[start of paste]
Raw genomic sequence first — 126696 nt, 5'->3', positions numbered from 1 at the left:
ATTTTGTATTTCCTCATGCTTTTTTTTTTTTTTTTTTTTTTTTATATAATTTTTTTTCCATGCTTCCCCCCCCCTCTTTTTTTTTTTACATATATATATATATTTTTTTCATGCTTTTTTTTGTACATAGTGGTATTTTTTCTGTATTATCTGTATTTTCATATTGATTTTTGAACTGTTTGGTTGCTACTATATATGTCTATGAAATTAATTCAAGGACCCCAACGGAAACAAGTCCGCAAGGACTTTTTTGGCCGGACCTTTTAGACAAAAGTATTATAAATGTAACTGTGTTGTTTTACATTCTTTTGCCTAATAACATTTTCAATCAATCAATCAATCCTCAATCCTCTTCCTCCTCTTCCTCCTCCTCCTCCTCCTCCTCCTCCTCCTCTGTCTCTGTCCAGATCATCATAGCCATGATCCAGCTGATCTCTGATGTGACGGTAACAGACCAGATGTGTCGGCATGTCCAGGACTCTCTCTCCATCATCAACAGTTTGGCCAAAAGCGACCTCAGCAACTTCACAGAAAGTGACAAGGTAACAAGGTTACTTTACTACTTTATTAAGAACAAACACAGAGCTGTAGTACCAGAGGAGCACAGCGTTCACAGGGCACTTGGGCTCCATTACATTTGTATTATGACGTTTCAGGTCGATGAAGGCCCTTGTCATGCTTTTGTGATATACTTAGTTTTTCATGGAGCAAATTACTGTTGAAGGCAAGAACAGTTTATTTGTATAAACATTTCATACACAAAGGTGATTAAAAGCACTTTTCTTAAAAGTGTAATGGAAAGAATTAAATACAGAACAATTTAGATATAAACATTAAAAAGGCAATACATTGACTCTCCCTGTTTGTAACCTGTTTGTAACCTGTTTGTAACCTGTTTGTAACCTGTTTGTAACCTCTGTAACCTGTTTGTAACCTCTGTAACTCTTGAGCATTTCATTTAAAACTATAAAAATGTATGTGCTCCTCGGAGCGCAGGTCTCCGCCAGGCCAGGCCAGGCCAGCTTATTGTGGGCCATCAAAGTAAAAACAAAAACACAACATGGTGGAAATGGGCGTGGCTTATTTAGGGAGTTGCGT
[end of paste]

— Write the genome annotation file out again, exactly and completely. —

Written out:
Raw genomic sequence first — 126696 nt, 5'->3', positions numbered from 1 at the left:
ATTTTGTATTTCCTCATGCTTTTTTTTTTTTTTTTTTTTTTTTATATAATTTTTTTTCCATGCTTCCCCCCCCCTCTTTTTTTTTTTACATATATATATATATTTTTTTCATGCTTTTTTTTGTACATAGTGGTATTTTTTCTGTATTATCTGTATTTTCATATTGATTTTTGAACTGTTTGGTTGCTACTATATATGTCTATGAAATTAATTCAAGGACCCCAACGGAAACAAGTCCGCAAGGACTTTTTTGGCCGGACCTTTTAGACAAAAGTATTATAAATGTAACTGTGTTGTTTTACATTCTTTTGCCTAATAACATTTTCAATCAATCAATCAATCCTCAATCCTCTTCCTCCTCTTCCTCCTCCTCCTCCTCCTCCTCCTCCTCCTCTGTCTCTGTCCAGATCATCATAGCCATGATCCAGCTGATCTCTGATGTGACGGTAACAGACCAGATGTGTCGGCATGTCCAGGACTCTCTCTCCATCATCAACAGTTTGGCCAAAAGCGACCTCAGCAACTTCACAGAAAGTGACAAGGTAACAAGGTTACTTTACTACTTTATTAAGAACAAACACAGAGCTGTAGTACCAGAGGAGCACAGCGTTCACAGGGCACTTGGGCTCCATTACATTTGTATTATGACGTTTCAGGTCGATGAAGGCCCTTGTCATGCTTTTGTGATATACTTAGTTTTTCATGGAGCAAATTACTGTTGAAGGCAAGAACAGTTTATTTGTATAAACATTTCATACACAAAGGTGATTAAAAGCACTTTTCTTAAAAGTGTAATGGAAAGAATTAAATACAGAACAATTTAGATATAAACATTAAAAAGGCAATACATTGACTCTCCCTGTTTGTAACCTGTTTGTAACCTGTTTGTAACCTGTTTGTAACCTGTTTGTAACCTCTGTAACCTGTTTGTAACCTCTGTAACTCTTGAGCATTTCATTTAAAACTATAAAAATGTATGTGCTCCTCGGAGCGCAGGTCTCCGCCAGGCCAGGCCAGGCCAGCTTATTGTGGGCCATCAAAGTAAAAACAAAAACACAACATGGTGGAAATGGGCGTGGCTTATTTAGGGAGTTGCGT